Look at these awesome pictures! Photos by Richard Watanabe and Nobuyuki Okada.
SAVE THE DATE:
On Saturday JULY 9, 2011, Year of the Rabbit: Stan Sakai’s Usagi Yojimbo opens to the public.
Admission is also free because July 9th is our Target Free Family Saturday! And for all you Stan Sakai fans–he will be at JANM for a demonstration, talk, and signing of his new book, Usagi Yojimbo Volume 25: Fox Hunt.
For more information about our Target Day, visit: yay, janm events!
I work in Visitor Services, so I open and close the galleries a few days each week. Lately, I’ve noticed that whenever I walk into X-Lab, something is always different–whether it’s the rifled-through laminated newspapers at the 1940s radio or new drawings on our “Only What You Can Carry” magnet board.
The following post-it activity is the one activity that has changed the most over time. You see–I’m all about conscious dialogue, so this activity in particular is one of my favorites. When the exhibition team put X-Lab together, they posed a question on our wall. In several weeks’ passing, the question became so hotly debated, it was as if our visitors themselves were evolving the activity. It reminds me of a some sort of crazy online comic book message board, except that it’s all about civil rights–not so much Batman vs. Superman.
Red post-its mean “NO”, yellow post-its mean “UNDECIDED”, and blue post-its mean “YES”. Our question was:
“Is it important to OBEY government rules in times of national crisis even if it means LOSS of privacy and civil rights?”
Some responses were:
YES, because… “in times of crisis, governments tend to react drastically, and I need to keep my family and I as safe as I possibly can.”
UNDECIDED, because… “in a time of emergency, you look to your government for help; however, privacy is highly important for anyone and so are a person’s rights as a human!”
NO, because… “if the rules go against the basic fundamentals of equality and freedom, then it goes against what it means to be a U.S. citizen.”
So how would YOU respond?
Member Appreciation Days is this Friday, May 20th through Sunday, May 22nd. We’ll be giving 20% off store purchases to our museum members and to the members of the following cultural institutions. So sign up for a JANM membership and start your museum shopping spree on the cheap!
Not in the L.A. area? We’re honoring the 20% discount at our Museum Store Online too!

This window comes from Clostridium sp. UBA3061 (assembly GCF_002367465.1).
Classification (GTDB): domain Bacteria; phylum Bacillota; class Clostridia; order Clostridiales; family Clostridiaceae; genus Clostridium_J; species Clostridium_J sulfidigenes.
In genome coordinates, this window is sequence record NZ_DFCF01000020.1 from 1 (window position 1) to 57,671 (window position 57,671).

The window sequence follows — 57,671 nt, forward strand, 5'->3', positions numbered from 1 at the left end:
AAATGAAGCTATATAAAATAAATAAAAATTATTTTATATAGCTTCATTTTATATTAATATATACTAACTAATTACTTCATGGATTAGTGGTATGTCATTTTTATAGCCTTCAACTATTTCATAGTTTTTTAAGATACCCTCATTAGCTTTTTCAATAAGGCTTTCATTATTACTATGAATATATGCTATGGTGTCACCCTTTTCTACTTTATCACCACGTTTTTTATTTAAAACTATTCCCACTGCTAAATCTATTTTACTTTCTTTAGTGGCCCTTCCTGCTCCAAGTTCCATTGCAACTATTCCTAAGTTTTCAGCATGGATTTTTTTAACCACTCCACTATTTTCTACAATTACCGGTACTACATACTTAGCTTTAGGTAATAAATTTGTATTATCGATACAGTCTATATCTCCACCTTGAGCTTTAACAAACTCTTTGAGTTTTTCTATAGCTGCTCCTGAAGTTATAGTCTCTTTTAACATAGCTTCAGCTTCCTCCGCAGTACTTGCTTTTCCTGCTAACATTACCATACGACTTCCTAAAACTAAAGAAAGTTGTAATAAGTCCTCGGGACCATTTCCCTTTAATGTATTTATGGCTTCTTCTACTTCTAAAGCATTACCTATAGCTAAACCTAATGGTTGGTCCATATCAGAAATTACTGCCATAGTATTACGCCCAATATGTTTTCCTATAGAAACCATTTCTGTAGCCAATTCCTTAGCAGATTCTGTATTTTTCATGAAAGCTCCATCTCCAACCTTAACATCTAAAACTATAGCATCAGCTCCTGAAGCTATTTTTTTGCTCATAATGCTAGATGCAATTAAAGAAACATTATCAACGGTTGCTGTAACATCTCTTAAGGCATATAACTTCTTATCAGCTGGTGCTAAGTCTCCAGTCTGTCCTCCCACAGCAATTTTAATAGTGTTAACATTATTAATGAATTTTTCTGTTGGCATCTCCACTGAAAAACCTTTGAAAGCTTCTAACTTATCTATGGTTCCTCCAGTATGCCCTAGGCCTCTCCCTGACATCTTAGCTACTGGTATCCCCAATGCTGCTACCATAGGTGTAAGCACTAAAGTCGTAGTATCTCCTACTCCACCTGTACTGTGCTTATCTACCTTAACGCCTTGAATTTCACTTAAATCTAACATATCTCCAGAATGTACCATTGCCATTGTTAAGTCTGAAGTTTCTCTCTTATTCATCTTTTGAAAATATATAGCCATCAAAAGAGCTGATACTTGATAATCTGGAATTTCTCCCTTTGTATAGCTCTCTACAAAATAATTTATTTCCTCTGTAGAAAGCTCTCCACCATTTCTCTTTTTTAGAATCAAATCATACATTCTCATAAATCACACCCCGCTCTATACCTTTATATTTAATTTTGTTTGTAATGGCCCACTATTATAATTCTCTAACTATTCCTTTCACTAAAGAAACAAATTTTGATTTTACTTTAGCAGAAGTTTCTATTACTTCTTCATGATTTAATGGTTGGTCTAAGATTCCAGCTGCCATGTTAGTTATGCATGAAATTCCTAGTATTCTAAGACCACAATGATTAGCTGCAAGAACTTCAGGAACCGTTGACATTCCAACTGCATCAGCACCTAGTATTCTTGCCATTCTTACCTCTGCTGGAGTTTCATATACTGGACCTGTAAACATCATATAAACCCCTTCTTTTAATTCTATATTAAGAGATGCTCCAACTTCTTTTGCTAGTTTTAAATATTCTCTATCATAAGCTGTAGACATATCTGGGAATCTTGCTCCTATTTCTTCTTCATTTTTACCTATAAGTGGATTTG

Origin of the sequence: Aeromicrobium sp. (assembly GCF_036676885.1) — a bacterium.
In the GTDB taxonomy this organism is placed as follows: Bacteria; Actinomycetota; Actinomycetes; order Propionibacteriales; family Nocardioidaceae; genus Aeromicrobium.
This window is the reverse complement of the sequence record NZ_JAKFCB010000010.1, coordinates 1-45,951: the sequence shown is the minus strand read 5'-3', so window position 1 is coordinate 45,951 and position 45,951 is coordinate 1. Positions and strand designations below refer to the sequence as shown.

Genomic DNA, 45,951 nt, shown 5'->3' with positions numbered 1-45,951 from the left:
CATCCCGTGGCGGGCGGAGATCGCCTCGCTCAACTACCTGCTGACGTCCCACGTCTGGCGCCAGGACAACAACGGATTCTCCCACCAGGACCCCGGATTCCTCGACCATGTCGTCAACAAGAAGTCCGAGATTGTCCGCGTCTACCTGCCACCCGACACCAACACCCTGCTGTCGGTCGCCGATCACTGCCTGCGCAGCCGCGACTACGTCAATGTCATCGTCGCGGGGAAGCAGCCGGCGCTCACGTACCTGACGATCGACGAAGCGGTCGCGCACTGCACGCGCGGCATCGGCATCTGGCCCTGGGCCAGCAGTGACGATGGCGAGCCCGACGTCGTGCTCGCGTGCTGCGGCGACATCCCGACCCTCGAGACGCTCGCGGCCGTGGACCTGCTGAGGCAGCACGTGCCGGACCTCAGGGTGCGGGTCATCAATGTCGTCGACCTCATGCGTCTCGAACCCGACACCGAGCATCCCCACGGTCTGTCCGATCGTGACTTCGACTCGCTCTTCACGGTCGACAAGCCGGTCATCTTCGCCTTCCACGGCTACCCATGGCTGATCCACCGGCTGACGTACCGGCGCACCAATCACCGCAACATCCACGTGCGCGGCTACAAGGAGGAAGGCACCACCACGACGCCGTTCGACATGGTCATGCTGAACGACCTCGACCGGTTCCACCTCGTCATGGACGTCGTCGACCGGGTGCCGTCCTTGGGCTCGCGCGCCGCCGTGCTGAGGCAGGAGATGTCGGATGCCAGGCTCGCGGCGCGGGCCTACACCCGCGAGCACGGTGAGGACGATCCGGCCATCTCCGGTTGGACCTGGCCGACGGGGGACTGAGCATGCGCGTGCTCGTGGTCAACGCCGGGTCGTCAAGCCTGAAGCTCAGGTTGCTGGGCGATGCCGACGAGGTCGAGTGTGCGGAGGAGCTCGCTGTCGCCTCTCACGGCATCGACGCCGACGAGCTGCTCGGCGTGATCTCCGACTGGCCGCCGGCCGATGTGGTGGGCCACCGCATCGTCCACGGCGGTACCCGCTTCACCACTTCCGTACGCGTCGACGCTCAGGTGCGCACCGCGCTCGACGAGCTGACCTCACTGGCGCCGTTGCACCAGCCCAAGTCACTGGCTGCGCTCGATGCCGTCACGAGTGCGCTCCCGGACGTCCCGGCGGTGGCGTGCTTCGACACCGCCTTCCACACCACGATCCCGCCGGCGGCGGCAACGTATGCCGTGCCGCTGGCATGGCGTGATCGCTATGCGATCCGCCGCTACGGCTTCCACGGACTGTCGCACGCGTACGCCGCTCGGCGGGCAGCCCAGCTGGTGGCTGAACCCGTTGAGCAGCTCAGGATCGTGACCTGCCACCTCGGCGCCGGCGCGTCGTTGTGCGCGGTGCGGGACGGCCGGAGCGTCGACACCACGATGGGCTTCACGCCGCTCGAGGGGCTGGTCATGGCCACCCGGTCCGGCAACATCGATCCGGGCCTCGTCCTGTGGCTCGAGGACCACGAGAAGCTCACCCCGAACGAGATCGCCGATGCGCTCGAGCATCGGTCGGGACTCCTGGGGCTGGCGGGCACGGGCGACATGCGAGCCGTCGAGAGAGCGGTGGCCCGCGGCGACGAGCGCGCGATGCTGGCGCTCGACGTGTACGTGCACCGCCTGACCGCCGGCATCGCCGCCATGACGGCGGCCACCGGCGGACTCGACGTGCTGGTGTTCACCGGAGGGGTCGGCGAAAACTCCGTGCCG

www.theautry.org • 323.677.2000
www.olacathedral.org • 213.680.5277
www.camla.org • 213.485.8567
www.cafam.org • 323.937.4230 x22
www.fidmmuseum.org • 213.623.5821
www.fowler.ucla.edu • 310.206.7004
www.heritagesquare.org • 323.225.2700
www.getty.edu • 310.440.7300
www.laphilstore.com • 213.972.3440
www.librarystore.org • 213.228.7550
(Grand Ave. location only)
MOCA Grand Avenue • 213.621.1710
www.molaa.org • 562.216.4102
www.ocma.net • 949.759.1122
www.pacificasiamuseum.org • 626.449.2742 x20
www.pmcaonline.org • 626.568.3665
www.pasadenahistory.org • 626.577.1660
www.TheSanDiegoMuseumofArt.org • 619.696.1971
www.smmoa.org • 310.586.6488
www.skirball.org • 310.440.4505
Our newest, most current exhibit, Xploration Lab, is a part-classroom, part-prototype “black box” exhibit. Visitors can participate and experiment with hands-on activities designed to engage audiences of all ages about the World War II Japanese American experience.
In laying the groundwork for X-Lab, our team of curators, education specialists, media arts producers and designers envisioned an exhibit that would uniquely grab the attention of visitors—spawning the development of several activities. Some of these activities include a vintage 1940s-era radio that you can tune to World War II broadcasts; J.A. Express, which is a video montage encapsulating several decades of Japanese American pre-War history into 180 seconds; and an “only what you can carry” chamber, which emulates the urgency facing families who were forced to pack their lives into a single suitcase in preparation for removal as President Roosevelt decreed in Executive Order 9066.
The exhibition team genuinely wanted to consider how our visitors would react to X-Lab. In order to capture these reactions, we installed a large touchscreen iMac–equipped with a webcam and a microphone. This was used to record visitor responses to our thought-provoking questions, such as:
“Imagine if the government suspected you of being disloyal, how would you respond?”
View more Xlab visitor videos >>
For anyone who’s been through X-Lab, what was your favorite activity?